Monday, November 20, 2017

"And the World Turned Upside Down." CSU the Only University Where a Provost has More Job Security than Any Tenured Faculty Member

We learned on Wednesday last week that tenure is on its way out at CSU. 

The travesty and tragedy that is Chicago State University careens along like a rudderless ship as we sink into the dark November days that end our semester. No discernible leadership here appears on the horizon, though there had been hope of it earlier. Lots of administration, bombast and bluster from the Board of Trustees, but no one stands out, let alone up, for us the faculty. 

Today our UPI President Bob Bionaz, informed us that the Union had lost its grievance and arbitration against the University. Our nine tenured and tenure-track faculty colleagues who were fired by the phony and vindictive "Management Action Committee" in 2016 will not be getting the paltry severance payout a normal, ethical university would have granted-- a one year contract or a year's pay. During this same so-called “financial exigency,” CSU's administrators who have been walked off campus have gotten heaps of cash --Cheri Sydney (now Mrs Wayne Watson) made out of CSU like a bandit. So did others--see earlier blog posts below for the list of the well-compensated administrators who were allowed to slop at the Illinois trough one last time. 

Shameful. But this is part of a long tradition of shamelessness in the operation of Chicago State. 

Shame on you President Lindsey for not sticking up for the faculty whose lives have now been turned upside down, whose careers have been ruined by the previous administration's vindictiveness. You hired some of these very faculty members when you were our Dean. Shame on you for continuing to tolerate the continued machinations of the Watson remnants on campus especially one of the most vindictive architects of the faculty firings. She sits right across the hall from you. 

Shame on you CSU Trustees: Chair Marshall Hatch, Horace Smith, Kamium Buckner, Nicholas Gowen, Tiffany Harper, and Jay Smith for your insincerity and your own partisanship toward the old Watson remnants. The fired administrators can be paid off in large packages during "financial exigency" but you choose to spend more money on lawyers to save "chump change" rather than or do justice by the faculty fired under the fiction of that same financial exigency.  Shame on you for your duplicity. You say you want to "move the university forward," that you want the best for the university, but you choose, like the previous administration and Board, to keep the CSU faculty your adversaries. You do not know how to implement best practices in university governance. You are not of the academy, yet you will not take advice or hear from those of us who are. And we have to tolerate board after board, year after year, whose overlordship is tied to pols and their pet political interests or well-connected insiders from "the community." And these boards have included Christian ministers. Well there is what the letter of thelaw allows, but ethics is often something else. And Christian ethics even moreso. Messrs. Hatch and Smith, you in particular have truly shown yourselves to be little men. You still have chance to advocate for an ethical end to all this. Pay the fired faculty their paltry compensation or reinstate them at the university. Hmmm, “what would Jesus do, I wonder?”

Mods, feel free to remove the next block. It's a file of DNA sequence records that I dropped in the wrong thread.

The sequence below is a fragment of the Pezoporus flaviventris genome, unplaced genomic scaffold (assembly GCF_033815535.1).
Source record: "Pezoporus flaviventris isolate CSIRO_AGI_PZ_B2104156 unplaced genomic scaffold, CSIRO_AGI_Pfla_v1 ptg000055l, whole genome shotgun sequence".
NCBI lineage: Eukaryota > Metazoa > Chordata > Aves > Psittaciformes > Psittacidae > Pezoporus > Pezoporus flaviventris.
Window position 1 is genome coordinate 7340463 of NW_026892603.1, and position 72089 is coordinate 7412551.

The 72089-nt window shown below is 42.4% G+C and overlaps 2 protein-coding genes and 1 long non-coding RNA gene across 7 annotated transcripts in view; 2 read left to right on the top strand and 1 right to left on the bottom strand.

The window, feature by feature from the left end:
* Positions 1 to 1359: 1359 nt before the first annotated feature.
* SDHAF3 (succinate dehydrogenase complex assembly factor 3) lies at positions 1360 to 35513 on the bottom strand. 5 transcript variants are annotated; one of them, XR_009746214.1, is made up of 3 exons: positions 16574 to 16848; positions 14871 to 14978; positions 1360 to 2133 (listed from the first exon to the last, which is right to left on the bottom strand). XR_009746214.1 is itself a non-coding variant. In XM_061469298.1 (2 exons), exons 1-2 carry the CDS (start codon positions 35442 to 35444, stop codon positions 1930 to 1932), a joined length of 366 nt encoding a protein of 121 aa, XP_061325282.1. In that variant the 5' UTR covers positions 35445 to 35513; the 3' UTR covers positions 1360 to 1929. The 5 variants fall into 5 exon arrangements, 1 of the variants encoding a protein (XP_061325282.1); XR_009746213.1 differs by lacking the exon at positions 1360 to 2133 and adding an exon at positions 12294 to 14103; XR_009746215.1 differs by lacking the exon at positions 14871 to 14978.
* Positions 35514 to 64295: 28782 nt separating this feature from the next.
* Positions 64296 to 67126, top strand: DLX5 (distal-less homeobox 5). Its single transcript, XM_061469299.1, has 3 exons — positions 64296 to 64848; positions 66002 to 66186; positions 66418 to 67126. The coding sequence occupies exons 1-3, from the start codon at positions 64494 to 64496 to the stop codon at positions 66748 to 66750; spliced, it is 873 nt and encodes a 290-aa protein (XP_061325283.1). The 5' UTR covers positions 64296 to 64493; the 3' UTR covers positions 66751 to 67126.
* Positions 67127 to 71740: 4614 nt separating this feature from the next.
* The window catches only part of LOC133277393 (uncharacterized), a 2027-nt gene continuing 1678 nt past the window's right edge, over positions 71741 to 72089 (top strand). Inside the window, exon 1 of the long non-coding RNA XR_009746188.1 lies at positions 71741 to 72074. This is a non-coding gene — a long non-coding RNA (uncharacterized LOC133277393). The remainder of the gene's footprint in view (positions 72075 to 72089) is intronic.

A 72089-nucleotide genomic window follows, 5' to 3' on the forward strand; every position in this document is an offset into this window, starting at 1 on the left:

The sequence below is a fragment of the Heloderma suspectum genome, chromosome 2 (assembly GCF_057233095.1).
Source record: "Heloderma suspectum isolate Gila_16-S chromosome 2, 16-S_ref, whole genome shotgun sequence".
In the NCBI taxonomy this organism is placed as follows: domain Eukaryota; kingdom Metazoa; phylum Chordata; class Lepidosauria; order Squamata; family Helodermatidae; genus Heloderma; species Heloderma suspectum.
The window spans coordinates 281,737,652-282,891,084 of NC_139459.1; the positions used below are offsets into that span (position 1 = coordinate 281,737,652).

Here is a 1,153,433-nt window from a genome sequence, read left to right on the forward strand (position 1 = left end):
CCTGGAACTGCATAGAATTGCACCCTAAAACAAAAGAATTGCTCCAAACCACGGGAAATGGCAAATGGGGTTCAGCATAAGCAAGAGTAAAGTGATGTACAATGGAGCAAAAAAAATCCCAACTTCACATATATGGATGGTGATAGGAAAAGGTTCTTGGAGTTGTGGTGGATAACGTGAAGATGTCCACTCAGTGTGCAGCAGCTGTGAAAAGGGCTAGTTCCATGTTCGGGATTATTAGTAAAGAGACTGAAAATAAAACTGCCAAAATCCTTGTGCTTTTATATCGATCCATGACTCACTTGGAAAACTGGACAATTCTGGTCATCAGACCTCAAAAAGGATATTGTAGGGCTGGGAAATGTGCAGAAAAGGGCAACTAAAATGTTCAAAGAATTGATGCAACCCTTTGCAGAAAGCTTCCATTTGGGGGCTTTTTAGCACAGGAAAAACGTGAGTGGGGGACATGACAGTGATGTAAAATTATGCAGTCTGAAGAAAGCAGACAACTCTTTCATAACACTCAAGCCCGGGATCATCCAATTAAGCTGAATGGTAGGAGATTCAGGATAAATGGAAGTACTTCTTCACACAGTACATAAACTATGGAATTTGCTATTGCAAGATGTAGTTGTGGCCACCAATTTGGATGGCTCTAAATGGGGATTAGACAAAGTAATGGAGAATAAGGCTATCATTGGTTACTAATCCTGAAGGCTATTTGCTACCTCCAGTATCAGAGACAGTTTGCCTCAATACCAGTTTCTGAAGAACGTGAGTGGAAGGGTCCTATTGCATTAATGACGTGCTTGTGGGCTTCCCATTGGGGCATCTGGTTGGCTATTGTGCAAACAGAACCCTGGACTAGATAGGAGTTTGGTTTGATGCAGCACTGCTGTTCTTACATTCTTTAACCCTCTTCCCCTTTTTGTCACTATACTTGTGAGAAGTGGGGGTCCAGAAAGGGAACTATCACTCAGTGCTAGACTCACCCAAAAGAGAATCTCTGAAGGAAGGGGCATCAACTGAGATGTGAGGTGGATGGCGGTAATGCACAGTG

Shame on all of you, Administrators and Trustees, for putting the finishing touches on Wayne Watson and his acolyte Angela Henderson's rendition of the Empire Strikes Back. They could not grind to dust all the faculty irritants who shined a light on their cronyism and corruption, so they attacked their colleagues. Can anyone really think it was a coincidence that most of the faculty who were fired were targeted from among  the big-mouth departments (political science, history, music, philosophy) that dared to criticize the antics of Wayne and Miss Angie during their stay at CSU? 

The CSU union was organized at a time when unions were still respected in the pre-Reagan era. I realize the times have changed. Education is now a commodity. The corporatization of the university gallops along all over the country. Students are "customers." In this climate, faculty or other campus unions must be crushed. Administrators receive corporate salaries and golden parachutes worthy of Wall Street or Madison Avenue executives. In this cosmology tenure is seen as an anachronism, a "perk" granted (not “earned”) from an earlier age. There is a willful ignorance of its purpose --to protect free speech and free inquiry on campus. Instead, in the corporate university, the professional class of administrators aided by board members from business or law, can see no type of governance other than that of a top-down chain- of-command business hierarchy. Faculty are not sharers in this governance model. Hence the assault on tenure. It must be broken. It has no place in the enterprise to completely commodify education. The arbitrator in this grievance process saw fit to defend those who wanted to find a way to break tenure and to protect administrative purview.

Shame on us as a faculty if we fail to realize this is just what happened to us. Shame on us faculty if we try to keep our heads low and hope that the next time it will not be us or colleagues in our own departments who have to try to rebuild their lives. We now know the university’s nuclear option: declare financial exigency in order to fire tenured faculty. It might put accreditation at risk, but is a way to get rid of some very pesky members of the CSU “family.”